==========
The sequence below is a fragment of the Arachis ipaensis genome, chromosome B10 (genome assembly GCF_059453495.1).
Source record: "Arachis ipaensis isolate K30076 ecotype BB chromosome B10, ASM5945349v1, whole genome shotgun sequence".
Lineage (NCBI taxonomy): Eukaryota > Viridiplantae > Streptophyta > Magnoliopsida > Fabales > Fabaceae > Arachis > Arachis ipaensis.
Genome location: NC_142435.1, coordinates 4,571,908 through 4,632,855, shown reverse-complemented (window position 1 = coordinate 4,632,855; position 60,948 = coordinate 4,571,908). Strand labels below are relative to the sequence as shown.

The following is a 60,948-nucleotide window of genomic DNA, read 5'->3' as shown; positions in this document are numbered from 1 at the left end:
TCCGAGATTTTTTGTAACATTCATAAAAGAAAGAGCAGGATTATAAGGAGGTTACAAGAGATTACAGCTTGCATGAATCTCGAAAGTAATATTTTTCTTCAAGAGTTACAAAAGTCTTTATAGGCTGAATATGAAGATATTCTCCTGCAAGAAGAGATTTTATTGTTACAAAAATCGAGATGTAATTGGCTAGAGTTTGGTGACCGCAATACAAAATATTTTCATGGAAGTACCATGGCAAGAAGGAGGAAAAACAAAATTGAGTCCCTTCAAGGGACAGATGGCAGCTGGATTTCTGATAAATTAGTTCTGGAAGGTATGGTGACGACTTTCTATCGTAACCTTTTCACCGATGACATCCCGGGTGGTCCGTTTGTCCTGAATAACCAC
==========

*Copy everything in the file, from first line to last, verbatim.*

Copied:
The sequence below is a fragment of the Arachis ipaensis genome, chromosome B10 (genome assembly GCF_059453495.1).
Source record: "Arachis ipaensis isolate K30076 ecotype BB chromosome B10, ASM5945349v1, whole genome shotgun sequence".
Lineage (NCBI taxonomy): Eukaryota > Viridiplantae > Streptophyta > Magnoliopsida > Fabales > Fabaceae > Arachis > Arachis ipaensis.
Genome location: NC_142435.1, coordinates 4,571,908 through 4,632,855, shown reverse-complemented (window position 1 = coordinate 4,632,855; position 60,948 = coordinate 4,571,908). Strand labels below are relative to the sequence as shown.

The following is a 60,948-nucleotide window of genomic DNA, read 5'->3' as shown; positions in this document are numbered from 1 at the left end:
TCCGAGATTTTTTGTAACATTCATAAAAGAAAGAGCAGGATTATAAGGAGGTTACAAGAGATTACAGCTTGCATGAATCTCGAAAGTAATATTTTTCTTCAAGAGTTACAAAAGTCTTTATAGGCTGAATATGAAGATATTCTCCTGCAAGAAGAGATTTTATTGTTACAAAAATCGAGATGTAATTGGCTAGAGTTTGGTGACCGCAATACAAAATATTTTCATGGAAGTACCATGGCAAGAAGGAGGAAAAACAAAATTGAGTCCCTTCAAGGGACAGATGGCAGCTGGATTTCTGATAAATTAGTTCTGGAAGGTATGGTGACGACTTTCTATCGTAACCTTTTCACCGATGACATCCCGGGTGGTCCGTTTGTCCTGAATAACCAC